Agony and ecstacy

The ball would go up, and there would be a hush. The ball would come down, and there would be either raucous cheers and yelps or a deflating moan coupled with slamming hands on the bar and a smattering of curses. A couple times during the second overtime period, I saw people’s knees buckle as they almost crumpled to the floor, anguish etched on their faces.

The crowd in this neighborhood bar was duplicated all over the city, if not the region. The Kings’ fanatics were riding the roller coaster during the playoff loss to the Mavericks.

I felt disloyal by just sitting at the bar and eating a sandwich. Who could eat at a time like that? The home team was leaving it all out on the floor, and even the bartenders were not in the mood for small talk. I admired the shooting ability of the Mavericks but was afraid to mention it. Hey, it was the Kings, and the city had everything on the line.

When the last agonizing free throw was missed, and the emotional elevator had taken the Kings’ fans to the bottom floor, some shots of alcoholic numbness were called for.

Hey, everybody, it’s really only a game; shouldn’t there be some balance here? Aren’t there more important, pressing things that call for that kind of involvement and dedication? Well, of course there are, but sports fanaticism is easy. Buy a jersey, follow the stats and learn to talk Kings talk. And besides, it is fun to see people get emotional about something in their lives.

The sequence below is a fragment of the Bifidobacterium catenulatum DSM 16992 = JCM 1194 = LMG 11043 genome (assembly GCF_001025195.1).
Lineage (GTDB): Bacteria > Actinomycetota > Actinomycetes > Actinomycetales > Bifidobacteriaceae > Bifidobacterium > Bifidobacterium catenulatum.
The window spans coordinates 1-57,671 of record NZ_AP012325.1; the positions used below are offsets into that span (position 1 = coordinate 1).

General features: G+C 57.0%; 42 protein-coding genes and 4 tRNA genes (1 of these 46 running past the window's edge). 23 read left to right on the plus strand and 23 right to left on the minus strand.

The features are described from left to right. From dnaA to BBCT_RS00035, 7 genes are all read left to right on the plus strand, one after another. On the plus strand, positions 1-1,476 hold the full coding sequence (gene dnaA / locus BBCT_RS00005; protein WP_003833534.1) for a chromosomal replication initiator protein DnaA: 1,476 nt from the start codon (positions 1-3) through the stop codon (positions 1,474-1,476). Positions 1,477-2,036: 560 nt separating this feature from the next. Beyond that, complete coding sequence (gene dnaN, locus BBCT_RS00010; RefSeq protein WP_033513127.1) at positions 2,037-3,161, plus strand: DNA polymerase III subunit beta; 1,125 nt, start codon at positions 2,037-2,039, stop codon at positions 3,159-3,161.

What isn’t easy is the course taken by a young Sacramento man who wants to be a professional basketball player. He is starting at the bottom. A pro league in western Mexico is a far cry from Arco Arena and the million-dollar lifestyle that pampers athletes like modern-day gods. If you want to see real dedication to sport, read our cover story, “On the rebound” by Dave Wielenga.

With sports, as in all things, commitment and dedication should be admired. But be wary of fanaticism.